Our results for weight gain showed a slight, non-statistically significant, decreased risk of colorectal cancer. Three recent meta-analyses showed that comparing the highest category of weight gain to a reference category was associated with an increased risk of colorectal cancer (HRs from 1.15 to 1.25) [4, 6, 7]. However, these pooled estimates incorporated weight change between early life and midlife, and weight change between midlife and older age. A meta-regression analysis showed that weight gain from early life to midlife was associated with a 1.23-fold increased risk of colorectal cancer (pooled HR = 1.23, 95 % CI = 1.14, 1.34) [4]. On the other hand, weight gain from midlife to older age was not associated with an increased risk of colorectal cancer (pooled HR = 1.02; 95 % CI = 0.91, 1.16) [4].

To date, only one study has looked at the association between change in waist circumference and the risk of colorectal cancer [12]. Song et al. relied on self-reported measurements of waist circumference and estimated the associations separately for men and women, using data from the Health Professionals Follow-up Study and the Nurses Health Study, respectively. A positive association was observed for men (HR for 10 cm gain = 1.34; 1.03, 1.74) but not for women (HR for 10 cm gain = 1.07; 0.93, 1.24). We did not find that sex modified the association between change in waist circumference and the risk of colorectal cancer.

Song et al. [12] also investigated the association between change in hips circumference and the risk of colorectal cancer. Similar to our results, they did not find an association between change in hips circumference and the risk of colorectal cancer (men: HR for 10 cm gain = 1.14; 0.93; 1.39; women: HR = 1.34; 0.99; 1.81).

We were unable to differentiate between unintentional and intentional weight change. As a result, reverse causation is a potential concern. When we excluded cancer cases diagnosed during the first two years of follow-up, the results were similar.

Conclusions

In conclusion, we found no associations between changes in waist circumference, weight or hips circumference during middle adult life and the risk of colorectal cancer. However, previous studies have shown that weight gain from early life (i.e. age 18 to 21) to midlife is associated with an increased risk of colorectal cancer and weight gain from midlife to older age can have other detrimental effects. Therefore, recommendations should focus on maintaining a healthy body weight throughout the lifespan.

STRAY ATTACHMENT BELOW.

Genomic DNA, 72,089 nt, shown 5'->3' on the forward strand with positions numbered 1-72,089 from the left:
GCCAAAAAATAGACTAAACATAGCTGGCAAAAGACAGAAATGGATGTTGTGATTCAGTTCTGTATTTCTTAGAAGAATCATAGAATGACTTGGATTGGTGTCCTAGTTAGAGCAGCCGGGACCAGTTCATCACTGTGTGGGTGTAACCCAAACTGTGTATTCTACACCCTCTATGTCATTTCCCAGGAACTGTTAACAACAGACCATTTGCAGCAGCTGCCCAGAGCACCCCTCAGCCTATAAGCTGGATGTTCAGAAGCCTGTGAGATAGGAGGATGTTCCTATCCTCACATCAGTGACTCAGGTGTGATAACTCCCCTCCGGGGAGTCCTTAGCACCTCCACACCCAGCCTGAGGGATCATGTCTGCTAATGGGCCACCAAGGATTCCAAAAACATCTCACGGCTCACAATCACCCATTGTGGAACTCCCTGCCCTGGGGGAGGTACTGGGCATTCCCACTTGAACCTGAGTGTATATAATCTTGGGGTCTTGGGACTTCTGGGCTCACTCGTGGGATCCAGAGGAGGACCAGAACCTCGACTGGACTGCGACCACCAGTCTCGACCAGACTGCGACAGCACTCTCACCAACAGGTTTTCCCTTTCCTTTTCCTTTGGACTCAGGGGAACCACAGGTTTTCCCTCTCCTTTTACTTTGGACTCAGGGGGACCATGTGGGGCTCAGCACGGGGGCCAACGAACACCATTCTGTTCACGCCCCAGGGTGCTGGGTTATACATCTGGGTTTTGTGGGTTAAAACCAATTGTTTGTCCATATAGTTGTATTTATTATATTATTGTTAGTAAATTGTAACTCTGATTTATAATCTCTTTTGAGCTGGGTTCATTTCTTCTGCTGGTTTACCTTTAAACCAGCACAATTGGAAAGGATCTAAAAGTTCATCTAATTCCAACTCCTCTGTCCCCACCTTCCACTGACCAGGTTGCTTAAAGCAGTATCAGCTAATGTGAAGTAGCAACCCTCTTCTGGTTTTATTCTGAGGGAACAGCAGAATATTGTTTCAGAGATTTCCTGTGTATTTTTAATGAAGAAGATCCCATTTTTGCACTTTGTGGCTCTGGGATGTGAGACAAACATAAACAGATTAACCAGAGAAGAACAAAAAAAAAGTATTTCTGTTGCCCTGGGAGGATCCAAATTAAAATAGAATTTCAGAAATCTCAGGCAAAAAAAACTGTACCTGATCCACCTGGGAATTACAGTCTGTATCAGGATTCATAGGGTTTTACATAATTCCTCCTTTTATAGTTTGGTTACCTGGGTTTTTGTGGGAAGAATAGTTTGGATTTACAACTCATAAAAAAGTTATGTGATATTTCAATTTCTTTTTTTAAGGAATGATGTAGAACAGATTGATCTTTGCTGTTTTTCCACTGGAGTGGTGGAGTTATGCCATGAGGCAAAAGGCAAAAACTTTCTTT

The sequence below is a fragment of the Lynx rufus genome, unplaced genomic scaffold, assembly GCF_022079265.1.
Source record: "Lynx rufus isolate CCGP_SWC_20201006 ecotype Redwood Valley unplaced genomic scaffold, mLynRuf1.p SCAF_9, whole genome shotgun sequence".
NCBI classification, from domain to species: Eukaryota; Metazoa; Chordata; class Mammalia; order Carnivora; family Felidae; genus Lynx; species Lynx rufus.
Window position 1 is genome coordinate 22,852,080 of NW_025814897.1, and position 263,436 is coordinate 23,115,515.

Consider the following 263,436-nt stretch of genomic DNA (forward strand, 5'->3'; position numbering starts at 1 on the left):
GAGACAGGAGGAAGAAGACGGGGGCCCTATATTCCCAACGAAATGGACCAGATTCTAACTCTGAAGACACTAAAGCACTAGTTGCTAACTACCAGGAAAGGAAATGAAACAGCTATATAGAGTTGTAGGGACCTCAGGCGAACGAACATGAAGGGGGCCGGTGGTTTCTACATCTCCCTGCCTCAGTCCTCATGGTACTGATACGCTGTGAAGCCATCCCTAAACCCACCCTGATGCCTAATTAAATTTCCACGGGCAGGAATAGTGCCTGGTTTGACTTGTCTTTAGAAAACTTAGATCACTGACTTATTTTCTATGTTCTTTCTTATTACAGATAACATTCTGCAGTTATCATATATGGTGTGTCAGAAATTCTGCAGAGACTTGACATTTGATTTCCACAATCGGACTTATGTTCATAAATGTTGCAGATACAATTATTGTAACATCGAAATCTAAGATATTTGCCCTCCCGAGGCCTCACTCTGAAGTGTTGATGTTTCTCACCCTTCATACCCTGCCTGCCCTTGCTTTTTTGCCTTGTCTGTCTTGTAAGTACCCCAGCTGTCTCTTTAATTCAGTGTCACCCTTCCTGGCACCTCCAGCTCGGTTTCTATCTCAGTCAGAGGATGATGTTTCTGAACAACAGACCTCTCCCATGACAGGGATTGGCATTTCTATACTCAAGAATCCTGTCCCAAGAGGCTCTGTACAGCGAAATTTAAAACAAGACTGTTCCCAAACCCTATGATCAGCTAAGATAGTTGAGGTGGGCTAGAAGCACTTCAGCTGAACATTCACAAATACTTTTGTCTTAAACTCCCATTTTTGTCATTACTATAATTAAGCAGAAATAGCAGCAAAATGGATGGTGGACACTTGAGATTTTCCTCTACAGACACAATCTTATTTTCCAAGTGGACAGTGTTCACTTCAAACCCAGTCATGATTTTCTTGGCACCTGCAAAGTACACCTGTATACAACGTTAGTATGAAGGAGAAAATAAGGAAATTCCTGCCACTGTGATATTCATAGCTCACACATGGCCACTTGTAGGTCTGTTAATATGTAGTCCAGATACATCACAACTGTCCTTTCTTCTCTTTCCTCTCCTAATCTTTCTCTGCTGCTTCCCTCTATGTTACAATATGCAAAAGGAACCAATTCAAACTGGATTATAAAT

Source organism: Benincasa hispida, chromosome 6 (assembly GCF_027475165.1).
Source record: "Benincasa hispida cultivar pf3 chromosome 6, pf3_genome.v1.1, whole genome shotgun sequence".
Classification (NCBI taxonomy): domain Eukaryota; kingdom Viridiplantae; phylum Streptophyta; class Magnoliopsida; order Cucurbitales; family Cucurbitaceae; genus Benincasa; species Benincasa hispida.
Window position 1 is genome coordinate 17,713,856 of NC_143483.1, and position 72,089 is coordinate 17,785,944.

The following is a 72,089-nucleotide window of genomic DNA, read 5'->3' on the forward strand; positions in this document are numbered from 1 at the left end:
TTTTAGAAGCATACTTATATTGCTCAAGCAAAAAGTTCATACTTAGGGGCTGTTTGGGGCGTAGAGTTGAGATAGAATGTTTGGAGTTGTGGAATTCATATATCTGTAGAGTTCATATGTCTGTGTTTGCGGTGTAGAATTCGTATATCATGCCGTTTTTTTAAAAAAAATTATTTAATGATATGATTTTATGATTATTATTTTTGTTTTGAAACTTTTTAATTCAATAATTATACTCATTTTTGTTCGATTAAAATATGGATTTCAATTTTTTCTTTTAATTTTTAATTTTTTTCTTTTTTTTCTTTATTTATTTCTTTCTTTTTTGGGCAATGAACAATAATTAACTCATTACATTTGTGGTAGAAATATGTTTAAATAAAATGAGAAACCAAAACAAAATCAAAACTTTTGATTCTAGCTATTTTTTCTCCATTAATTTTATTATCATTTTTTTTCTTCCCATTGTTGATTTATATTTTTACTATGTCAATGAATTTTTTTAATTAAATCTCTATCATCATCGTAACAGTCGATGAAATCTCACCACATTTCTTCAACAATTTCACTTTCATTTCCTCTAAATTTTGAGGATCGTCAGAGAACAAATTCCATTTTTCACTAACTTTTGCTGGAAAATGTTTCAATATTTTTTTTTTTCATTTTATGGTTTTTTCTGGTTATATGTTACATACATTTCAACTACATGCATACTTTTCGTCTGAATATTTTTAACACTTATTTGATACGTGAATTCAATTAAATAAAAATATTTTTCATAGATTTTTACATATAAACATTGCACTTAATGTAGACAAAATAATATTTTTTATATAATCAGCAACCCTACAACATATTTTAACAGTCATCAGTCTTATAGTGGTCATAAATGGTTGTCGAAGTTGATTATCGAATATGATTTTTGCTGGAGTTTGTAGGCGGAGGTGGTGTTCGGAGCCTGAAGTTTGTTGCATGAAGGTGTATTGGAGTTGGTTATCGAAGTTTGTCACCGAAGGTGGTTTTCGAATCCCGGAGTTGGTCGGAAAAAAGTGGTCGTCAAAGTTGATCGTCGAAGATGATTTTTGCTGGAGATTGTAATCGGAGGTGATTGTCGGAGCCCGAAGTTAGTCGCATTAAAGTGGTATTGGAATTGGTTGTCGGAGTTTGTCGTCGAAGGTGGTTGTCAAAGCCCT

Abbreviations

HR: 

hazard ratio

CI: 

confidence interval

Declarations

Acknowledgements

This study was made possible by the contribution of many people, including the original investigators and the teams who recruited the participants and followed up the participants. We would also like to express our gratitude to the many thousands of Melbourne residents who continue to participate in the study.

Recruitment of the Melbourne Collaborative Cohort Study was funded by VicHealth and Cancer Council Victoria. This work was supported by National Health & Medical Research Council (NHMRC) [grant numbers 209057, 251533, 504711, 1035261] and Vic-Health (grant number 1998-0406). Further infrastructure support was provided Cancer Council Victoria, and funding was received from the Australian Brewers’ Foundation to collect alcohol data at wave 2. Cases and their vital status were ascertained through the Victorian Cancer Registry (VCR) and the Australian Institute of Health and Welfare (AIHW), including the National Death Index and the Australian Cancer Database. AK was funded by an Australian Postgraduate Award. LB is supported by a Marie Curie International Incoming Fellowship within the 7th European Community Framework Programme. JAS is supported by an Australian National Health and Medical Research Council (NHMRC) Senior Research Fellowship 1104975.

Open Access This article is distributed under the terms of the Creative Commons Attribution 4.0 International License(http://creativecommons.org/licenses/by/4.0/), which permits unrestricted use, distribution, and reproduction in any medium, provided you give appropriate credit to the original author(s) and the source, provide a link to the Creative Commons license, and indicate if changes were made. The Creative Commons Public Domain Dedication waiver(http://creativecommons.org/publicdomain/zero/1.0/) applies to the data made available in this article, unless otherwise stated.

Authors’ Affiliations

(1)
Centre for Epidemiology and Biostatistics, Melbourne School of Population and Global Health, The University of Melbourne, Bouverie Street, Melbourne, 3010, Australia
(2)
Cancer Epidemiology Centre, Cancer Council Victoria, 615 St Kilda Road, Melbourne, 3004, Australia
(3)
Team 9, Lifestyle, Genes and health: integrative trans-generational epidemiology, Inserm U1018, Centre for Research in Epidemiology and Population Health, Gustave Roussy Institute, 114 rue Edouard Vaillant, Villejuif Cedex, 94805, France
(4)
Paris-South University, Villejuif, France

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© Karahalios et al. 2016